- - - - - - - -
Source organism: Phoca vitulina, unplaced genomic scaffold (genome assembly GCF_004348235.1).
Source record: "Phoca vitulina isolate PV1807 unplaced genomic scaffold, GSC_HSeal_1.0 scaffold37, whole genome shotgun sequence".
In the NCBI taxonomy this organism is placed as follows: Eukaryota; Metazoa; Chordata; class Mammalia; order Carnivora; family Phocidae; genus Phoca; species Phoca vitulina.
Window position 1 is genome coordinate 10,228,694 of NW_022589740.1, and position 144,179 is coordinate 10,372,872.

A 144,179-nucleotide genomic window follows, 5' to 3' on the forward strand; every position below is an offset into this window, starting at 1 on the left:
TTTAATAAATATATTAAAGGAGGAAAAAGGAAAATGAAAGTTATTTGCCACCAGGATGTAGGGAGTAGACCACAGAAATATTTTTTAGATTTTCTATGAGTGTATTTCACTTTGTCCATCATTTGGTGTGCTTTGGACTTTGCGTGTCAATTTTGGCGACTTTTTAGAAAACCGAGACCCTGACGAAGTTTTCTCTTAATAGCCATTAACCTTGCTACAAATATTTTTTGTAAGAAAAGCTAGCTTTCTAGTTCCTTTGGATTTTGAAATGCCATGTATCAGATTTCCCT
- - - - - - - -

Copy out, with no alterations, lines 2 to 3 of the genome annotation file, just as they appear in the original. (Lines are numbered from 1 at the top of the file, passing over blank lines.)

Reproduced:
Source record: "Phoca vitulina isolate PV1807 unplaced genomic scaffold, GSC_HSeal_1.0 scaffold37, whole genome shotgun sequence".
In the NCBI taxonomy this organism is placed as follows: Eukaryota; Metazoa; Chordata; class Mammalia; order Carnivora; family Phocidae; genus Phoca; species Phoca vitulina.